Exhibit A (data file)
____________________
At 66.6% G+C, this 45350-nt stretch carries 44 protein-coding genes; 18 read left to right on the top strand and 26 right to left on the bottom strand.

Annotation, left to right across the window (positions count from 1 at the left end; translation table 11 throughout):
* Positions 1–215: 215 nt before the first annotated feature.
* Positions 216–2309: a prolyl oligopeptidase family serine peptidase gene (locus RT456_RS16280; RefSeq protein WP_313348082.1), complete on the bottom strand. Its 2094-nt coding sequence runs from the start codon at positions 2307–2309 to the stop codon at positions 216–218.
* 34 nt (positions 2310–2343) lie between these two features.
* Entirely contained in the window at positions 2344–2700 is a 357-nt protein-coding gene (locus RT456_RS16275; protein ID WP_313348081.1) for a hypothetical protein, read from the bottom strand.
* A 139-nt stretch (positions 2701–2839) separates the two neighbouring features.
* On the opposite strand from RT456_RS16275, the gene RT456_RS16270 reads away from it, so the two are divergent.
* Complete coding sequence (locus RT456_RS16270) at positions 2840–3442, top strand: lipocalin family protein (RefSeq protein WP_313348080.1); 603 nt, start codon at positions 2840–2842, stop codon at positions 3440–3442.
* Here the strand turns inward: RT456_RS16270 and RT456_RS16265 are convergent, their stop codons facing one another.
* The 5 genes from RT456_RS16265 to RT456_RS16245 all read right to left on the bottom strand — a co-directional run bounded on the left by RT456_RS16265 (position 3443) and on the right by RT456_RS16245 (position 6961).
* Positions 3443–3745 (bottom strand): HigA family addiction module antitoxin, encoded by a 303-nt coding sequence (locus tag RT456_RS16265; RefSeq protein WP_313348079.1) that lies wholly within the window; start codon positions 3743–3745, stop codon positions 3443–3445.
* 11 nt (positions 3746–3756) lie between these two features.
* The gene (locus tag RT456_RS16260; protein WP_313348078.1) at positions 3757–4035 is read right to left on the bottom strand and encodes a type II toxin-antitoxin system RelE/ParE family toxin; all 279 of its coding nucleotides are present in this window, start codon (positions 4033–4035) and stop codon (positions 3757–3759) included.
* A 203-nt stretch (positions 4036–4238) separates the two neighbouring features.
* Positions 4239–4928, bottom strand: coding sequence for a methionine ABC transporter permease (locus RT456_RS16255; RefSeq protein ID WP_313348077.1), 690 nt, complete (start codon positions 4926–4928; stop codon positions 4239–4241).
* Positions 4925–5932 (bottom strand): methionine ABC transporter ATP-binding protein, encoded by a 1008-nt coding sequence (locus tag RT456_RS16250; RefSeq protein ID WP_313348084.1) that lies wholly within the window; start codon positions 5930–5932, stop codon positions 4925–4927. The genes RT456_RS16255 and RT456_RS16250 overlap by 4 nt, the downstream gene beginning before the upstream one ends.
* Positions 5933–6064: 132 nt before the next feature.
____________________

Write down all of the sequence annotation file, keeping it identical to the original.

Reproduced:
At 66.6% G+C, this 45350-nt stretch carries 44 protein-coding genes; 18 read left to right on the top strand and 26 right to left on the bottom strand.

Annotation, left to right across the window (positions count from 1 at the left end; translation table 11 throughout):
* Positions 1–215: 215 nt before the first annotated feature.
* Positions 216–2309: a prolyl oligopeptidase family serine peptidase gene (locus RT456_RS16280; RefSeq protein WP_313348082.1), complete on the bottom strand. Its 2094-nt coding sequence runs from the start codon at positions 2307–2309 to the stop codon at positions 216–218.
* 34 nt (positions 2310–2343) lie between these two features.
* Entirely contained in the window at positions 2344–2700 is a 357-nt protein-coding gene (locus RT456_RS16275; protein ID WP_313348081.1) for a hypothetical protein, read from the bottom strand.
* A 139-nt stretch (positions 2701–2839) separates the two neighbouring features.
* On the opposite strand from RT456_RS16275, the gene RT456_RS16270 reads away from it, so the two are divergent.
* Complete coding sequence (locus RT456_RS16270) at positions 2840–3442, top strand: lipocalin family protein (RefSeq protein WP_313348080.1); 603 nt, start codon at positions 2840–2842, stop codon at positions 3440–3442.
* Here the strand turns inward: RT456_RS16270 and RT456_RS16265 are convergent, their stop codons facing one another.
* The 5 genes from RT456_RS16265 to RT456_RS16245 all read right to left on the bottom strand — a co-directional run bounded on the left by RT456_RS16265 (position 3443) and on the right by RT456_RS16245 (position 6961).
* Positions 3443–3745 (bottom strand): HigA family addiction module antitoxin, encoded by a 303-nt coding sequence (locus tag RT456_RS16265; RefSeq protein WP_313348079.1) that lies wholly within the window; start codon positions 3743–3745, stop codon positions 3443–3445.
* 11 nt (positions 3746–3756) lie between these two features.
* The gene (locus tag RT456_RS16260; protein WP_313348078.1) at positions 3757–4035 is read right to left on the bottom strand and encodes a type II toxin-antitoxin system RelE/ParE family toxin; all 279 of its coding nucleotides are present in this window, start codon (positions 4033–4035) and stop codon (positions 3757–3759) included.
* A 203-nt stretch (positions 4036–4238) separates the two neighbouring features.
* Positions 4239–4928, bottom strand: coding sequence for a methionine ABC transporter permease (locus RT456_RS16255; RefSeq protein ID WP_313348077.1), 690 nt, complete (start codon positions 4926–4928; stop codon positions 4239–4241).
* Positions 4925–5932 (bottom strand): methionine ABC transporter ATP-binding protein, encoded by a 1008-nt coding sequence (locus tag RT456_RS16250; RefSeq protein ID WP_313348084.1) that lies wholly within the window; start codon positions 5930–5932, stop codon positions 4925–4927. The genes RT456_RS16255 and RT456_RS16250 overlap by 4 nt, the downstream gene beginning before the upstream one ends.
* Positions 5933–6064: 132 nt before the next feature.